Contact tracers report ‘chaotic’ training and confusion about role


Staff hired to contact people who may have been exposed to the coronavirus have complained that they were left ‘completely and utterly confused’ about their role after attending ‘chaotic’ remote training sessions.

Newly recruited “contact tracers”, who have been hired by outsourced call centre giants Serco and Sitel on behalf of the Department of Health and Social Care, have reported spending hours trying to log into online systems, having no work to do, and experiencing technical and quality issues with the training they received.

Some also complained they thought they were applying for a customer services role and only found out they would be involved in contact tracing when they took part in the introductory training session.

On Monday, health secretary Matt Hancock said 21,000 contact tracers had been recruited – surpassing the government’s initial 18,000 target.

The staff will be required to contact individuals who have tested positive for Covid-19 to establish who they may have come into contact with and notify individuals who may need to self-isolate.

However, some new recruits told The Times that the onboarding process had been “chaotic”.

One man said he logged into a Sitel-run training session to find that the customer services role he had applied for was actually a contract tracer position. He said several people left the call when they discovered this.

He said: “There was a lot of confusion on the call. People were asking ‘Why are we here? What have we all been employed for?’ We all thought we had signed up for a customer-service role and contact tracing isn’t customer service.”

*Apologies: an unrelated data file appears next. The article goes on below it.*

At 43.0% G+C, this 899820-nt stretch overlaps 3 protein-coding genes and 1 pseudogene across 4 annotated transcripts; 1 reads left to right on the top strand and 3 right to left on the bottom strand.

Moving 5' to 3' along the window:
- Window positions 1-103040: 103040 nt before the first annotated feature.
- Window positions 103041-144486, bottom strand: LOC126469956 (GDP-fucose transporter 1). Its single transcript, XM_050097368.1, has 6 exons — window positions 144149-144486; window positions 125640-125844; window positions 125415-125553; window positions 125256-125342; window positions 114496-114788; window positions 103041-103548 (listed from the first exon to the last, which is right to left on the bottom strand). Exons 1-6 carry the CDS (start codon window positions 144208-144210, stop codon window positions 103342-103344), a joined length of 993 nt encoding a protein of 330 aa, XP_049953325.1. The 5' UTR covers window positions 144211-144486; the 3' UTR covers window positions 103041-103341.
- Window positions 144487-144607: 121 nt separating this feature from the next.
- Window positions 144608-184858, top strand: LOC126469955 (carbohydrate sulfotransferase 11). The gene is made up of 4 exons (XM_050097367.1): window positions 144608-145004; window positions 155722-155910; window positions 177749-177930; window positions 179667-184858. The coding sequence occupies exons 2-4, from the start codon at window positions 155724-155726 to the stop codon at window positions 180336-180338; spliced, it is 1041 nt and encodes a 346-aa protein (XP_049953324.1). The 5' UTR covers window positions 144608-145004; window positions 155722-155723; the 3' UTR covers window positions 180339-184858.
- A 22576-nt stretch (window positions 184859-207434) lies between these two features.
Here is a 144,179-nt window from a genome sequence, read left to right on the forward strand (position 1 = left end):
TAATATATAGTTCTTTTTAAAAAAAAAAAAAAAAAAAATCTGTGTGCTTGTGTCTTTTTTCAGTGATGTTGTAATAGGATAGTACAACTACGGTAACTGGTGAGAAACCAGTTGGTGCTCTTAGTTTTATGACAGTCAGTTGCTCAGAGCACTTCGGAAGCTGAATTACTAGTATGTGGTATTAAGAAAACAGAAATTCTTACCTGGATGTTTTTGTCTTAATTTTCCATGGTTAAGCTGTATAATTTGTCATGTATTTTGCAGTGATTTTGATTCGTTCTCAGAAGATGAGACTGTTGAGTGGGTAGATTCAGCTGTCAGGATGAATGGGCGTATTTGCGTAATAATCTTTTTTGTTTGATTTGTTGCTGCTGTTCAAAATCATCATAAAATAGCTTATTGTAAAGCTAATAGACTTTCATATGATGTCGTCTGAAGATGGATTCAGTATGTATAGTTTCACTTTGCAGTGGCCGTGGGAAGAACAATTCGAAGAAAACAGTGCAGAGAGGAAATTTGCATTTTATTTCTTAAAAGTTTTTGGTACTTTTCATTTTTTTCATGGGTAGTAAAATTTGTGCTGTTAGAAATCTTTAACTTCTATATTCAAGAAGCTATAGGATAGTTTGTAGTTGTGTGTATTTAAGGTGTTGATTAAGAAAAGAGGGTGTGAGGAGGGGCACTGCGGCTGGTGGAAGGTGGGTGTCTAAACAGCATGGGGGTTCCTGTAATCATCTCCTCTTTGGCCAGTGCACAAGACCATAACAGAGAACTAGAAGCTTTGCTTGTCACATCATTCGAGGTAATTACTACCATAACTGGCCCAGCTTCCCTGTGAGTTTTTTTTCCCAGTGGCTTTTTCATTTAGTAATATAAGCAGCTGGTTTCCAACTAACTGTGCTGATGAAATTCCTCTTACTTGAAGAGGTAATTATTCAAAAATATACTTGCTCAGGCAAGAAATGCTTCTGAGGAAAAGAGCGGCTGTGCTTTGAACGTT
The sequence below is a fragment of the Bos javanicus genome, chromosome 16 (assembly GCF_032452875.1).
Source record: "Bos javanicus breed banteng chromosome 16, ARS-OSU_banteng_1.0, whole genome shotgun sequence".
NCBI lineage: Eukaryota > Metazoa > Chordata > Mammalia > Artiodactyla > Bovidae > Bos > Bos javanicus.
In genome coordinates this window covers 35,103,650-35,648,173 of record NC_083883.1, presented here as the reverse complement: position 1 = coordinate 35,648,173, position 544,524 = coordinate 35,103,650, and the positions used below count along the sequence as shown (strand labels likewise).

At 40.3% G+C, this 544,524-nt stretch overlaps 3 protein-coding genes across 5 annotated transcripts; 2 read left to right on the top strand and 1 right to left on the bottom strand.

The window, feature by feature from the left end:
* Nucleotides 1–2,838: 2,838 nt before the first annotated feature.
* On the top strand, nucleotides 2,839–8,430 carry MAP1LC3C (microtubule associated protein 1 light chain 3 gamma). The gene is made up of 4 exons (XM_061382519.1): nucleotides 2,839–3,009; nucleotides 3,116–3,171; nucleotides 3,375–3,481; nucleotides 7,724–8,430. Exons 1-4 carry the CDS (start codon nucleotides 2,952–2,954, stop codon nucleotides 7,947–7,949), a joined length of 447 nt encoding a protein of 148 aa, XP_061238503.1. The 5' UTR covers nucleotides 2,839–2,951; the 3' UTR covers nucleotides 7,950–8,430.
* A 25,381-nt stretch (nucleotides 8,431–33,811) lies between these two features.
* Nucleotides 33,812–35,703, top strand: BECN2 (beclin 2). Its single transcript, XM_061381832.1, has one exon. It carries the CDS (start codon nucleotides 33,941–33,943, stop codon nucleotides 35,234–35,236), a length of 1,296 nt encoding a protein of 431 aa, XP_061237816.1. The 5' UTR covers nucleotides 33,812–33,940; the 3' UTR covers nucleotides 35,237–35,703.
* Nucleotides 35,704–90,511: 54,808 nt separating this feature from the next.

Contact tracers were also required to use their own computers and USB headsets to take calls from home, it reported.

The man said workers had been scheduled into shifts despite having no work to do at this stage, and were required to click the screen every few minutes to show they were online.

Staff also reported problems accessing training videos, including one with England’s chief medical officer Chris Whitty.

Another worker said: “The frustration is that [the government] had two to three months to plan for this since South Korea proved that [contact tracing] is so effective, so this shouldn’t be being thrown together last week.”

According to the Guardian, workers were told to rely on a two-page script and a list of frequently asked questions when speaking with those who had tested positive for, or who had potentially been exposed to, Covid-19.

One individual told the Guardian that they had asked the Sitel trainer for guidance on how to speak with somebody whose loved one had died of coronavirus, and were told to look at YouTube videos on the topic.

The Department of Health and Social Care, Serco and Sitel have been approached for comment.

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